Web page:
That won't stop seasoned analysts from drawing preliminary conclusions: Mark Galeotti, senior research fellow at the Institute of International Relations Prague, who has studied the Russian intelligence community, wrote of "a breakdown in the old etiquette of espionage." He also pointed out that the FSB, the Russian domestic intelligence service, has been increasingly active overseas -- and that it's unlikely to be bound by the old rules because it doesn't generally recognize any rules at home. Whether or not the attack was sanctioned by the Kremlin, or reflects a new culture in the intelligence services, the assassination attempt sends a clear signal to Russians who work, or who have worked, for Western intelligence services: There is no arrangement they can make to stop looking over their shoulder.
This is a powerful message, and its flip side is that anyone working clandestinely for Russia can also expect harsher treatment, if not poison in their drinks and attacks on their kin. Would the Kremlin risk such reciprocation -- and the almost-inevitable U.K. response -- just to take out a retired spy? If not, the Kremlin had better hope an alternative explanation surfaces quickly and that, if rogue elements were involved, they are punished.
And yet the answer may be yes, for the same reasons that Putin recently devoted a major speech to threatening the U.S. with a set of newly developed nuclear superweapons. Putin's stated goal is to be heard by the West and to force negotiations on security issues. Showing that there are no rules of engagement for this iteration of the Cold War -- which is true in many areas, not just in the spy game -- would be one way of trying to force a discussion. And when a bigger goal is involved, Putin's Russia and its predecessors were never hesitant to risk the lives of those loyal to them.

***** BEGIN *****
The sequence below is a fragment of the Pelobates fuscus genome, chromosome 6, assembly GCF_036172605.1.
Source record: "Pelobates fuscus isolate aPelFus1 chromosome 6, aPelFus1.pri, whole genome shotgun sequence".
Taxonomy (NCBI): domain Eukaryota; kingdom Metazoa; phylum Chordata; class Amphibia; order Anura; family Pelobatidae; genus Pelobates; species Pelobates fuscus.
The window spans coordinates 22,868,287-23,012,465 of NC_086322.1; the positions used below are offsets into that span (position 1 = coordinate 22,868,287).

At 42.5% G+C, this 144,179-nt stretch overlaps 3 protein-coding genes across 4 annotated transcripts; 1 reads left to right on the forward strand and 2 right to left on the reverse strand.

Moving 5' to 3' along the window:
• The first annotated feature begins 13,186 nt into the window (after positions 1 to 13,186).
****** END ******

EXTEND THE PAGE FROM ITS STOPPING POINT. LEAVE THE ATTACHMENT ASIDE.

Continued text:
Like the nuclear threats, though, such demonstrations of lawlessness would likely backfire. Putin's problem isn't that he's not threatening enough: He is. It's that the Kremlin's and its freelancers' willingness to throw rules out the window reinforces the impression of the Putin's regime's unreliability and makes talks appear pointless.
If the evidence points to an attack from Russia, it's also difficult to imagine a fully symmetrical retaliation that would deter the Kremlin from further lawless behavior -- or, indeed, a retaliation that doesn't increase the danger that comes from a risk-taking, edge-walking Putin regime.
There will hopefully be more clarity to come. In the meantime, perhaps the best thing the West can do is fortify itself against further attacks. This means stepping up the protection of Putin foes, especially those who could be viewed as traitors by the regime, keeping a close watch on Moscow's formal representatives, and working to reduce any informal influence it might have. That might mean increased scrutiny for Russian communities abroad, such as London's large and lively one. Even this would be difficult: Their numbers are too great and security services are already overextended in counter-extremism and counterterrorism efforts. Whatever investigators uncover, the harder task will be responding to it.
Leonid Bershidsky is a Bloomberg View columnist.